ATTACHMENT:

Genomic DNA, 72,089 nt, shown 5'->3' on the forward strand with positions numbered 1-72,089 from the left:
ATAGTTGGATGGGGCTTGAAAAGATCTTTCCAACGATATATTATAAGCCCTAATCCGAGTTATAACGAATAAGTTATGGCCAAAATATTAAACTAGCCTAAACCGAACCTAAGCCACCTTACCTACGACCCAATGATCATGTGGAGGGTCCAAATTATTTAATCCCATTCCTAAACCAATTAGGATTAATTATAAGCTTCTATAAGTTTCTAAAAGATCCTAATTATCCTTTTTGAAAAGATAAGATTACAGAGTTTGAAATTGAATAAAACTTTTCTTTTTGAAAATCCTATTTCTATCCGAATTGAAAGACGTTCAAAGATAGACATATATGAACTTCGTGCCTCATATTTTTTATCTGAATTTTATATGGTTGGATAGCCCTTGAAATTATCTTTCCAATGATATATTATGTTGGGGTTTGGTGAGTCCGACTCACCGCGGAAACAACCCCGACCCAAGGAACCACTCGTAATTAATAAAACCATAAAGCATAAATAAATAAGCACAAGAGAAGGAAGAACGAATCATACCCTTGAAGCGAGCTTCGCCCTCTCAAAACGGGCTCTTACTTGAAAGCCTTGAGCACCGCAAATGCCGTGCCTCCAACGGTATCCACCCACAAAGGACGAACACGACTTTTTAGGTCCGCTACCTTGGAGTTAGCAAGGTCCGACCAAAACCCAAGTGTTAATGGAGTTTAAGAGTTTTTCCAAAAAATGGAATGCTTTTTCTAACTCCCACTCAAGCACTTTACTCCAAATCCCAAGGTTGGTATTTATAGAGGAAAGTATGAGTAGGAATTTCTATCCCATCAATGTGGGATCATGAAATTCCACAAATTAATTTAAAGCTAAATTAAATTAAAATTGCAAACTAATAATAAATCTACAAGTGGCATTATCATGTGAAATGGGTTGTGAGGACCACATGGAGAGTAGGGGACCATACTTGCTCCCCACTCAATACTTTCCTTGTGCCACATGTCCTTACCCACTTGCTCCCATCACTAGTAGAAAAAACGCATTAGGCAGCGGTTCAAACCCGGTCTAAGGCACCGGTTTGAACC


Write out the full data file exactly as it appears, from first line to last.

Genomic DNA, 72,089 nt, shown 5'->3' on the forward strand with positions numbered 1-72,089 from the left:
ATAGTTGGATGGGGCTTGAAAAGATCTTTCCAACGATATATTATAAGCCCTAATCCGAGTTATAACGAATAAGTTATGGCCAAAATATTAAACTAGCCTAAACCGAACCTAAGCCACCTTACCTACGACCCAATGATCATGTGGAGGGTCCAAATTATTTAATCCCATTCCTAAACCAATTAGGATTAATTATAAGCTTCTATAAGTTTCTAAAAGATCCTAATTATCCTTTTTGAAAAGATAAGATTACAGAGTTTGAAATTGAATAAAACTTTTCTTTTTGAAAATCCTATTTCTATCCGAATTGAAAGACGTTCAAAGATAGACATATATGAACTTCGTGCCTCATATTTTTTATCTGAATTTTATATGGTTGGATAGCCCTTGAAATTATCTTTCCAATGATATATTATGTTGGGGTTTGGTGAGTCCGACTCACCGCGGAAACAACCCCGACCCAAGGAACCACTCGTAATTAATAAAACCATAAAGCATAAATAAATAAGCACAAGAGAAGGAAGAACGAATCATACCCTTGAAGCGAGCTTCGCCCTCTCAAAACGGGCTCTTACTTGAAAGCCTTGAGCACCGCAAATGCCGTGCCTCCAACGGTATCCACCCACAAAGGACGAACACGACTTTTTAGGTCCGCTACCTTGGAGTTAGCAAGGTCCGACCAAAACCCAAGTGTTAATGGAGTTTAAGAGTTTTTCCAAAAAATGGAATGCTTTTTCTAACTCCCACTCAAGCACTTTACTCCAAATCCCAAGGTTGGTATTTATAGAGGAAAGTATGAGTAGGAATTTCTATCCCATCAATGTGGGATCATGAAATTCCACAAATTAATTTAAAGCTAAATTAAATTAAAATTGCAAACTAATAATAAATCTACAAGTGGCATTATCATGTGAAATGGGTTGTGAGGACCACATGGAGAGTAGGGGACCATACTTGCTCCCCACTCAATACTTTCCTTGTGCCACATGTCCTTACCCACTTGCTCCCATCACTAGTAGAAAAAACGCATTAGGCAGCGGTTCAAACCCGGTCTAAGGCACCGGTTTGAACC